Tom Parker who was driving in the opposite direction saw the accident. It was none too difficult to miss since the Freedmans' vehicle had (now) caught fire. Parker parked his car and ran across the highway to help the Freedmans who were entangled in the wreckage. He pulled Mrs. Freedman from the car, then Robert Freedman. Parker then took a floor mat from the passenger side to use as a pillow for Mrs. Freedman, and discovered a pistol lying on the floor. Assuming that it belonged to Mr. Freedman, he gave the pistol to him and Freedman, who had become temporarily deranged from the shock of the accident, presuming Parker to be an assailant, fired a shot in his direction, seriously wounding him in the left ankle. At this point, Hunt rounded the corner with a full can of gas only to find a mess of wrecked vehicles, an unconscious women, a trigger-happy madman, and a wounded Good Samaritan, who shortly thereafter slapped him with a hefty podiatrist bill. Should Hunt be held liable for Parker's injuries?
Did Hunt cause Parker's injury?
Is Hunt liable in damages for Parker's injury?
It might be helpful to evaluate the implications for a decision in this case of Hart and Honore's analysis of causal chains or Cardozo's "foreseeability" approach in Palsgraf. See, for example the first three puzzlers and the puzzler about John, the gun store owner, who sells a gun to a minor. Do you remember how you decided these puzzlers? Under what sort of an analysis would the defendant be liable? Not liable?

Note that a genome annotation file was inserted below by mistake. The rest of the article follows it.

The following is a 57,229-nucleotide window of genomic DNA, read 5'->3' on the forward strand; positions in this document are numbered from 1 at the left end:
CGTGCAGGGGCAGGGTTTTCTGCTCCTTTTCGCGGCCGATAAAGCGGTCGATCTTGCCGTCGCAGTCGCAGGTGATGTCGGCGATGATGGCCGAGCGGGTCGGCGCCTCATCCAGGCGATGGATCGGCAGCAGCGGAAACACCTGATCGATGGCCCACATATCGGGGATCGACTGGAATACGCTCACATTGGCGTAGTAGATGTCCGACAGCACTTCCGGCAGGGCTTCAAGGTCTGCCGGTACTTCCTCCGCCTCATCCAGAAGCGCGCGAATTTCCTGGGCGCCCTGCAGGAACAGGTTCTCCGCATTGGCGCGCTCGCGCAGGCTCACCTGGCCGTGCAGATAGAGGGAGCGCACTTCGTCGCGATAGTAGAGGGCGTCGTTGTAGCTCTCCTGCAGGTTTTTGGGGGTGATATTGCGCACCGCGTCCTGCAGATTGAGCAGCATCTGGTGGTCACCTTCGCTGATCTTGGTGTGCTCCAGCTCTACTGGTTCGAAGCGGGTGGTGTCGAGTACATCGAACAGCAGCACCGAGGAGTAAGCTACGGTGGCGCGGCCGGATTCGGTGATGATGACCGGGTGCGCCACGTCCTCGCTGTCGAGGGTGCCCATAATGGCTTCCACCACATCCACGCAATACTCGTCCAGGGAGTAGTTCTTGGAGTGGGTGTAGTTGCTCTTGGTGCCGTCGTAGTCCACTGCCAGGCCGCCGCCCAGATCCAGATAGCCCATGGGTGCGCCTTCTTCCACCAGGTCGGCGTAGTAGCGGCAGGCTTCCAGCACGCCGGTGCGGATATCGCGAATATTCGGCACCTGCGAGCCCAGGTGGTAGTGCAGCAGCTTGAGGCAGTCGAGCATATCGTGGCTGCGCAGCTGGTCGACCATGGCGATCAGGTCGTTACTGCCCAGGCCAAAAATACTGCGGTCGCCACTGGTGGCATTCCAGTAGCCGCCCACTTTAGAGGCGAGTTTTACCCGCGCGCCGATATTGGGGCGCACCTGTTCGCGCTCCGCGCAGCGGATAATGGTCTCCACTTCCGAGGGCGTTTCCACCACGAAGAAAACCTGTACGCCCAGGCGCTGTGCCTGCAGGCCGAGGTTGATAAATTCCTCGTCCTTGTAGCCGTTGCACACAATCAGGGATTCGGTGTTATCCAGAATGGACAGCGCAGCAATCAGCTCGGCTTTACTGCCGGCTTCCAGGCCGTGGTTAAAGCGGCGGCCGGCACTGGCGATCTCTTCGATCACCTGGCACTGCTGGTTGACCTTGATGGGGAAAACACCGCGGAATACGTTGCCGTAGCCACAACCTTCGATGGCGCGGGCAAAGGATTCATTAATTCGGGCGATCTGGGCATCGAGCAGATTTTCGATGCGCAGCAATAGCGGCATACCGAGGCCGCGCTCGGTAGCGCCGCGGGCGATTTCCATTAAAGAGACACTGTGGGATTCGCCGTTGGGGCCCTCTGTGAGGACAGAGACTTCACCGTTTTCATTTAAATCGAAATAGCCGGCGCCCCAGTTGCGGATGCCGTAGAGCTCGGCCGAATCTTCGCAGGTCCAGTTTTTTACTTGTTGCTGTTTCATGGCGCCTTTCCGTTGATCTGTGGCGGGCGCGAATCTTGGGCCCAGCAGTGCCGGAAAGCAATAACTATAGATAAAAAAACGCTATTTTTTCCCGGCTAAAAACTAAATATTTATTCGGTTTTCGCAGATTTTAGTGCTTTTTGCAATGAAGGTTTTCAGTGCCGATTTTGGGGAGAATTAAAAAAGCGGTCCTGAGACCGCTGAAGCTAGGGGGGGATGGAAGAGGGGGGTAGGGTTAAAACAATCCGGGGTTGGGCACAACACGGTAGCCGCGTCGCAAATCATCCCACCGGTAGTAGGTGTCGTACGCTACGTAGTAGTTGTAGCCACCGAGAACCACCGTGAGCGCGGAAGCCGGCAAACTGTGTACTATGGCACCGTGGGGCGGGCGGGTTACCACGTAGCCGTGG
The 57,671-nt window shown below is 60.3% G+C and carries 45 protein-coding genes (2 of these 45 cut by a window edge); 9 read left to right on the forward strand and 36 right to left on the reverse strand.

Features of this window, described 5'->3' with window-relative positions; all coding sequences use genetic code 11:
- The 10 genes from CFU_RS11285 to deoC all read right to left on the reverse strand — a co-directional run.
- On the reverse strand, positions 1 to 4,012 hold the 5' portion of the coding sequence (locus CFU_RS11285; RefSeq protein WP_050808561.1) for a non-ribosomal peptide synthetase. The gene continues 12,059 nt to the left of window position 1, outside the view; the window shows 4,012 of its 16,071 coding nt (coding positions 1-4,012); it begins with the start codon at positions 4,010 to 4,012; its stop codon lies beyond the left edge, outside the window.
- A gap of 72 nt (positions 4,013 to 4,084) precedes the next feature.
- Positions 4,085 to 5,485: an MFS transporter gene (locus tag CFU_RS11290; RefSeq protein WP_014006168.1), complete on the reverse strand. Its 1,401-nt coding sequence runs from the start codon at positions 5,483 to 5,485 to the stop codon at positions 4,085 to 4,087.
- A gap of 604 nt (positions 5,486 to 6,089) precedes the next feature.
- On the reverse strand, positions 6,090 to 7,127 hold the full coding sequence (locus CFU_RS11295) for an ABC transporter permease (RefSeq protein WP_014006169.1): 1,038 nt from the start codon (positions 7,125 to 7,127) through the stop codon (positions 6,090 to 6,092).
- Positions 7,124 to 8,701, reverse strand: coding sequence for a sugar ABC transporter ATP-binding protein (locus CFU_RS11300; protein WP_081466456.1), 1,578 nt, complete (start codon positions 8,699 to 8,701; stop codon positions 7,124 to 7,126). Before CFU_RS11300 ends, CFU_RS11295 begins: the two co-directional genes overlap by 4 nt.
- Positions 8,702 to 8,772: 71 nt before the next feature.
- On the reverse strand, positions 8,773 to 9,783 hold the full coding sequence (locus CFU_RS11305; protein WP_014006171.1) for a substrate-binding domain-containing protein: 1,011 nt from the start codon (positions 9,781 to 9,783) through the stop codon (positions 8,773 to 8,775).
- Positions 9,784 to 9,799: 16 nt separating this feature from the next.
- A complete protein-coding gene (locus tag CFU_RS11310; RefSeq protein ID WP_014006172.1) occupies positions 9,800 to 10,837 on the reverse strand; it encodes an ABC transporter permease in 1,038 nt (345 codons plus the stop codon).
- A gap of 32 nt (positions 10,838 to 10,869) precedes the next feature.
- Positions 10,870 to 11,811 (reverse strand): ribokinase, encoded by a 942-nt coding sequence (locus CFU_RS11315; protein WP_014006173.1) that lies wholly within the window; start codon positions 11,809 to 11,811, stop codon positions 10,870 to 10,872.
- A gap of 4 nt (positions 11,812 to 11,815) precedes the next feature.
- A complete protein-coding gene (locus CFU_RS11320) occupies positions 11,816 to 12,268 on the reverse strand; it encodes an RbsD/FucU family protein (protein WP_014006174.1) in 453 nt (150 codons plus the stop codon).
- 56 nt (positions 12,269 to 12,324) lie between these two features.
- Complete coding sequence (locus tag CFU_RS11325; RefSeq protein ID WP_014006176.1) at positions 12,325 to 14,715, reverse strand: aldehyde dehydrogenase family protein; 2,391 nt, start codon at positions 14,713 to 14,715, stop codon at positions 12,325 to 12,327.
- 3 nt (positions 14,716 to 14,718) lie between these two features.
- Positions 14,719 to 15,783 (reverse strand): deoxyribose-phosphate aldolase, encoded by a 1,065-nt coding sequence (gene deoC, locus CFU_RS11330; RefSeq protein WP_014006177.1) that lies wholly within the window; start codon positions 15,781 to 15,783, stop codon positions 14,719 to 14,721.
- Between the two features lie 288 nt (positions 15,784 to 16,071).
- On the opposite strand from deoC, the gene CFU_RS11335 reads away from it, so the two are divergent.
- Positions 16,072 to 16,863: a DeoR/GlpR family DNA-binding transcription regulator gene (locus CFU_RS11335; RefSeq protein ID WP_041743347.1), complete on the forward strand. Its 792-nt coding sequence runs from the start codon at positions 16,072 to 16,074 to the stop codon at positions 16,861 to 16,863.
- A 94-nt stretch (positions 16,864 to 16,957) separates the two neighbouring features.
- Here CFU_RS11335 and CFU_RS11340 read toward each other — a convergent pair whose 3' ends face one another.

Imagine that we expand upon the "facts" of this case as outlined above in order to explore how a change in this or that fact might affect your reasoning.
To imagine, for example, that Robert Freedman had not become "temporarily deranged" as a result of the accident, but had "his wits about him," and had pulled out a revolver and shot Parker.
Or to imagine that Robert Freedman was operating his motor vehicle at an excessive, unreasonable, and unlawful speed.
Prepared: February 4, 2003 - 5:02:29 PM
Edited and Updated, February 5, 2003
Philosphy of Law